According to Hammond, this means setting targets and standards for a whole range of services. Check-in and security queues, car parking and even traffic hold-ups in the access tunnel to the Central Area will be included in the new regulatory system, which will replace one originally devised to control charges to airlines for using the busiest airports.
Hammond said the airport operator would be paid more: “when they make the queues shorter.” The present regulatory system, he said, is: “hopelessly out of date”. Hammond added: “It’s mired in Seventies’ thinking.”
Changing the economic regulatory formula cannot, of course, increase capacity. Before the May 6 election, many key figures in the industry were openly critical of the Conservatives’ approach but since the poll it has been left to others to voice the criticism. Mark Tanzer, Chief Executive of the Association of British Travel Agents, said: “Before the government makes final decisions about individual airports it needs to consider the overall capacity needs of the UK. Banning any airport expansion will severely damage UK PLC without significant environmental benefits as air traffic will simply migrate to our competitors on the continent.”
Despite blocking projected new runways, the government has no: “alternative plan”, argues veteran industry watcher Malcolm Ginsberg. “High speed rail is fine for domestic use only,” he said. “The idea of any regional airport establishing itself as a hub is a non-starter. How many times has British Airways tried to run a New York service from Manchester and failed?”
Another seasoned observer, who didn’t want to be named, accused the government of: “myopia” in pressing green policies at the expense of: “social cohesion”. It had, he said, failed to recognise that: “a nation which aspires to be a global centre of business and enterprise has a need for infrastructure to support that aspiration.”
That thought has prompted Ginsberg to pose another question: “Will David Cameron go down in the future as the Prime Minister who destroyed London as the world centre for international air travel?” And it’s one which is beginning to resonate with other sectors of the economy that are becoming anxious about policies which may bring changes to the planning system, tax allowances and the structure of the financial services industry. They, like Ginsberg, are wondering if politics: “has got in the way of common sense.”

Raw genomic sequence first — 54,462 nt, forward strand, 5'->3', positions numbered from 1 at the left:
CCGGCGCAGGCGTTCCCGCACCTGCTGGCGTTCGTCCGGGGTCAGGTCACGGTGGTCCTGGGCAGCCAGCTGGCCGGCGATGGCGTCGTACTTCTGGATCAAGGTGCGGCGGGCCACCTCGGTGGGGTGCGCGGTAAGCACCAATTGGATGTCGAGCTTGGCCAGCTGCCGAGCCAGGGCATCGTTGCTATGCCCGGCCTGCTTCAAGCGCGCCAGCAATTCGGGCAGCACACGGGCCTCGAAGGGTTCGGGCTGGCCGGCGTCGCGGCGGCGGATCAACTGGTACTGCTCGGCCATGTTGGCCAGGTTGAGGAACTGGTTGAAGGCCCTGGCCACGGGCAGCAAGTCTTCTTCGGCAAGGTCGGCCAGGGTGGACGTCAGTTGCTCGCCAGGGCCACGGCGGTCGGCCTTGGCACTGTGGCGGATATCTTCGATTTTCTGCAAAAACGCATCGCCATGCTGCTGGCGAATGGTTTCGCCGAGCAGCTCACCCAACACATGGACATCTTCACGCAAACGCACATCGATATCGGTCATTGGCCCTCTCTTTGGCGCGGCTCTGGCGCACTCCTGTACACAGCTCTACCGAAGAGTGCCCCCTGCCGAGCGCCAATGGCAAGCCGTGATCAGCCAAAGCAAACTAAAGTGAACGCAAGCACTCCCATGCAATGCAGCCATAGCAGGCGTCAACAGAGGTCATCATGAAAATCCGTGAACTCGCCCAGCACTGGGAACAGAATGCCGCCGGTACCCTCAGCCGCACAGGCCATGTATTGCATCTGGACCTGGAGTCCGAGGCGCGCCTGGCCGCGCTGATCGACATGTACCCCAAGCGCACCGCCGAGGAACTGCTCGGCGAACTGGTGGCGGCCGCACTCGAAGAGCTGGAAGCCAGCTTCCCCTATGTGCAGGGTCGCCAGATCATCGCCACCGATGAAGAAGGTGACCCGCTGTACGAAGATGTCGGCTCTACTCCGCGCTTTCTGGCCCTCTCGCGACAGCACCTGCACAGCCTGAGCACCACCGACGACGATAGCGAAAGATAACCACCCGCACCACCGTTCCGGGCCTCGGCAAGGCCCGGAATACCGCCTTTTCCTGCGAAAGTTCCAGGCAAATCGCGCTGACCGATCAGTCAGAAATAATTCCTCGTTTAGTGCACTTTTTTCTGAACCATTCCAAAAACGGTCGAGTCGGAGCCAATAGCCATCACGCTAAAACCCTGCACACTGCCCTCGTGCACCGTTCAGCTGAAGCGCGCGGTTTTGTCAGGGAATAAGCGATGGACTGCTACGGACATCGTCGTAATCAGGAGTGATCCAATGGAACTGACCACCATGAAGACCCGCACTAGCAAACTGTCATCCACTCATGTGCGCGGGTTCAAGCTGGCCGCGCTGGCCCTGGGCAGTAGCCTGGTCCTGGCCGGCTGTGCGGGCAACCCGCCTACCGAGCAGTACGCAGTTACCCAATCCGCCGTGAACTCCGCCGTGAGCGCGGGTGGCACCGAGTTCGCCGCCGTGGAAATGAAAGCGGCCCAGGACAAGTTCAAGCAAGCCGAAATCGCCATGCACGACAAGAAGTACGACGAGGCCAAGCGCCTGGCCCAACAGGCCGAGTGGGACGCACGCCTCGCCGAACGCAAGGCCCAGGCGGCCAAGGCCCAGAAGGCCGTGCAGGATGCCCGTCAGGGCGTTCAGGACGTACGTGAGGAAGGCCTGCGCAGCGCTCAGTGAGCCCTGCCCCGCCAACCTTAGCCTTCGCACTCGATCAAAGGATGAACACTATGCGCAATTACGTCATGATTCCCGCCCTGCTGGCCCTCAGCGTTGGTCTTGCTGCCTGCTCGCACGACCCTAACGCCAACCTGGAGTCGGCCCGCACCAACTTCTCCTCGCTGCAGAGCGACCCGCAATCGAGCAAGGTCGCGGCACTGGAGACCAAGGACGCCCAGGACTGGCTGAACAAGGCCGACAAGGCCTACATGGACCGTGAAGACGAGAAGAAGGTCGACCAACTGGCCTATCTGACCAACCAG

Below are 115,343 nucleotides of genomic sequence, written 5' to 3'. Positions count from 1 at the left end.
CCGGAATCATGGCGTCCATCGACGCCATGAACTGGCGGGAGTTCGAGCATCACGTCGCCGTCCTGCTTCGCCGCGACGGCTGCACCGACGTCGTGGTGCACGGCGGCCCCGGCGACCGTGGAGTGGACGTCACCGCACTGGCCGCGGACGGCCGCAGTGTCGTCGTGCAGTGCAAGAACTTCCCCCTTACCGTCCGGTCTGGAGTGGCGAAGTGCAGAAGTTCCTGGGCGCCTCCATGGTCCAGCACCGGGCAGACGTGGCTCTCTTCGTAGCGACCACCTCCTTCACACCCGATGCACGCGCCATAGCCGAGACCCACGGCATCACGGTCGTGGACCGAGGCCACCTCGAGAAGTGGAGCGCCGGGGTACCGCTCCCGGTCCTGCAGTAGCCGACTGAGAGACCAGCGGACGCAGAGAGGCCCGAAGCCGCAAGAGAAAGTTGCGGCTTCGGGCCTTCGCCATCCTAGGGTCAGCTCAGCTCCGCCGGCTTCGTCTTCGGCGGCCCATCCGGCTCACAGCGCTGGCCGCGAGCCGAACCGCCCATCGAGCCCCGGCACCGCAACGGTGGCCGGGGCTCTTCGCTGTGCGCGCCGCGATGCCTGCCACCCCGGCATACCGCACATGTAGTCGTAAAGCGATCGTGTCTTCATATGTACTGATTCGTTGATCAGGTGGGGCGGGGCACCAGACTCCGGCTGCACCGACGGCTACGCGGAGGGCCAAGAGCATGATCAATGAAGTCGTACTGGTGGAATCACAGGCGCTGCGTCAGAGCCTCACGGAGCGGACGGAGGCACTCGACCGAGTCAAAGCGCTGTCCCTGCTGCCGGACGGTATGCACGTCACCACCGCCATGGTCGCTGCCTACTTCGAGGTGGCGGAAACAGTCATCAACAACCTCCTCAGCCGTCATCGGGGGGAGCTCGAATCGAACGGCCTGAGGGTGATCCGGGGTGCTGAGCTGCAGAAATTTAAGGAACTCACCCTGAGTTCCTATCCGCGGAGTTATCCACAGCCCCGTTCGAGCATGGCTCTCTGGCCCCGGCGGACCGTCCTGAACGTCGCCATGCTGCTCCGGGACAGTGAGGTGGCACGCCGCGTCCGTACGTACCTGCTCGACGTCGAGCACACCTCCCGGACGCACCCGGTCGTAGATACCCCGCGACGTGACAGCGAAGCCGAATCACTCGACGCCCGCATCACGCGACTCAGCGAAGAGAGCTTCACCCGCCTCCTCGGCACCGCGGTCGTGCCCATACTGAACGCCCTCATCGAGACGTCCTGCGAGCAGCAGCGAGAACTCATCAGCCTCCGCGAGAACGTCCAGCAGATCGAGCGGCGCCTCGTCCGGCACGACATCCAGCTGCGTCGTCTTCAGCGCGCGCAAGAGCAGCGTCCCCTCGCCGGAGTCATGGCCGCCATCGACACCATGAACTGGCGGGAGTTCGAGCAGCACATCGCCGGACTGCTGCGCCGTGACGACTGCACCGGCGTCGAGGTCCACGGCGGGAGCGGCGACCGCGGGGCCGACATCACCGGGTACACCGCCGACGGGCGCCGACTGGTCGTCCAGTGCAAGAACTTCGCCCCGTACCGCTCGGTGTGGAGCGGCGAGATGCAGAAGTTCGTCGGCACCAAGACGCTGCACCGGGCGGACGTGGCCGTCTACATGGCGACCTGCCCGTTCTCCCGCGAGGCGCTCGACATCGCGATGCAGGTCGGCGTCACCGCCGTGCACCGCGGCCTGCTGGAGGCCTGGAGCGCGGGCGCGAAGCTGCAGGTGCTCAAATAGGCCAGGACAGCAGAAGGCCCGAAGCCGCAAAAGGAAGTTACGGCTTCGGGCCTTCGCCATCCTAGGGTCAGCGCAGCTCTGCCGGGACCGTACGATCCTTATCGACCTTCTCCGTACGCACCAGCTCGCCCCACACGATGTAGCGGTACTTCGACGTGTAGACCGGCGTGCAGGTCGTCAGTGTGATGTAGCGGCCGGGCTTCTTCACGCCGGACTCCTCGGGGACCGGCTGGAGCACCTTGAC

But in the absence of a change of heart by ministers what are the options? Malcolm Ginsberg, founder of the on-line business travel newsletter AERBT, suggested that increasing aircraft capacity could bring some short-term relief, noting that Air France will operate an Airbus A380 on the short hop between Paris and London this summer. A more obvious way of increasing Heathrow’s runway capacity, and one which the airlines have advocated, is the adoption of mixed mode operations to replace the present segregated mode. That, however, is regarded as highly controversial move and is an option that the previous government had already ruled out.
On behalf of the airlines, BATA promises to press the case for airport development while emphasising the value of air transport to the UK economy. “As a trade association,” says its general secretary, Roger Wiltshire: “we will continue to create opportunities to put our members’ point of view to ministers.”
He may find he’s not alone. Like many new governments, that of David Cameron and Nick Clegg has been enjoying a post-election honeymoon period. But it can’t be long before queues are forming in Downing Street as various sectors of the economy demand time to express their concerns about the impact of the new government’s policies. In the end it might come down to which of them has the greatest lobbying muscle.
Bruce Hales-Dutton explains that now may not be a particularly good time to be an airport lobbyist.